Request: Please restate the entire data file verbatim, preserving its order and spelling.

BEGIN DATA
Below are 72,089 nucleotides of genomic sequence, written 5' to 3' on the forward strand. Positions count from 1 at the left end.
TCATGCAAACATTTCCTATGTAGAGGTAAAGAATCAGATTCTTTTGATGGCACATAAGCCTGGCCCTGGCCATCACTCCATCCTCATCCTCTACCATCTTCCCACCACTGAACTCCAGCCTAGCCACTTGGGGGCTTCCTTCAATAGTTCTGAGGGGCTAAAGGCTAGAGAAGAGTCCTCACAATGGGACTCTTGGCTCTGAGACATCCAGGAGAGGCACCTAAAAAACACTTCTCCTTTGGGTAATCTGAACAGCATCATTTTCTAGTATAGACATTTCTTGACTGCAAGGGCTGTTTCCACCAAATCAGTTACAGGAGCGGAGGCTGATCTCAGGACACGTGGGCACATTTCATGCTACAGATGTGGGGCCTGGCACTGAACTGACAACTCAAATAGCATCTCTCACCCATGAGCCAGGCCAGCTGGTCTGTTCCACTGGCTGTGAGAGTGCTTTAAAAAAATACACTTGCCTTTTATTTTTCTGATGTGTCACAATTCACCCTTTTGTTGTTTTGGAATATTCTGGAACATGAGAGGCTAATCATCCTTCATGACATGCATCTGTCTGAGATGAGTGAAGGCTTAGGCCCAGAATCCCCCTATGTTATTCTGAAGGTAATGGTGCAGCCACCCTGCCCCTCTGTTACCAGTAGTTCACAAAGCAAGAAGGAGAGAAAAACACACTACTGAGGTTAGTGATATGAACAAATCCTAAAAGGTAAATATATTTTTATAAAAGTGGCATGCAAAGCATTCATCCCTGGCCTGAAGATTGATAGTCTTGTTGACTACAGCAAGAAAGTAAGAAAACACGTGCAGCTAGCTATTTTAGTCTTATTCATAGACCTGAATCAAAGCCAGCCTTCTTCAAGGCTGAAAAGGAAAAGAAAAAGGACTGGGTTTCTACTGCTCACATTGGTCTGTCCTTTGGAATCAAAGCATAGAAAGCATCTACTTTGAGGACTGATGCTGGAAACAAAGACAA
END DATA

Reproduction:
Below are 72,089 nucleotides of genomic sequence, written 5' to 3' on the forward strand. Positions count from 1 at the left end.
TCATGCAAACATTTCCTATGTAGAGGTAAAGAATCAGATTCTTTTGATGGCACATAAGCCTGGCCCTGGCCATCACTCCATCCTCATCCTCTACCATCTTCCCACCACTGAACTCCAGCCTAGCCACTTGGGGGCTTCCTTCAATAGTTCTGAGGGGCTAAAGGCTAGAGAAGAGTCCTCACAATGGGACTCTTGGCTCTGAGACATCCAGGAGAGGCACCTAAAAAACACTTCTCCTTTGGGTAATCTGAACAGCATCATTTTCTAGTATAGACATTTCTTGACTGCAAGGGCTGTTTCCACCAAATCAGTTACAGGAGCGGAGGCTGATCTCAGGACACGTGGGCACATTTCATGCTACAGATGTGGGGCCTGGCACTGAACTGACAACTCAAATAGCATCTCTCACCCATGAGCCAGGCCAGCTGGTCTGTTCCACTGGCTGTGAGAGTGCTTTAAAAAAATACACTTGCCTTTTATTTTTCTGATGTGTCACAATTCACCCTTTTGTTGTTTTGGAATATTCTGGAACATGAGAGGCTAATCATCCTTCATGACATGCATCTGTCTGAGATGAGTGAAGGCTTAGGCCCAGAATCCCCCTATGTTATTCTGAAGGTAATGGTGCAGCCACCCTGCCCCTCTGTTACCAGTAGTTCACAAAGCAAGAAGGAGAGAAAAACACACTACTGAGGTTAGTGATATGAACAAATCCTAAAAGGTAAATATATTTTTATAAAAGTGGCATGCAAAGCATTCATCCCTGGCCTGAAGATTGATAGTCTTGTTGACTACAGCAAGAAAGTAAGAAAACACGTGCAGCTAGCTATTTTAGTCTTATTCATAGACCTGAATCAAAGCCAGCCTTCTTCAAGGCTGAAAAGGAAAAGAAAAAGGACTGGGTTTCTACTGCTCACATTGGTCTGTCCTTTGGAATCAAAGCATAGAAAGCATCTACTTTGAGGACTGATGCTGGAAACAAAGACAA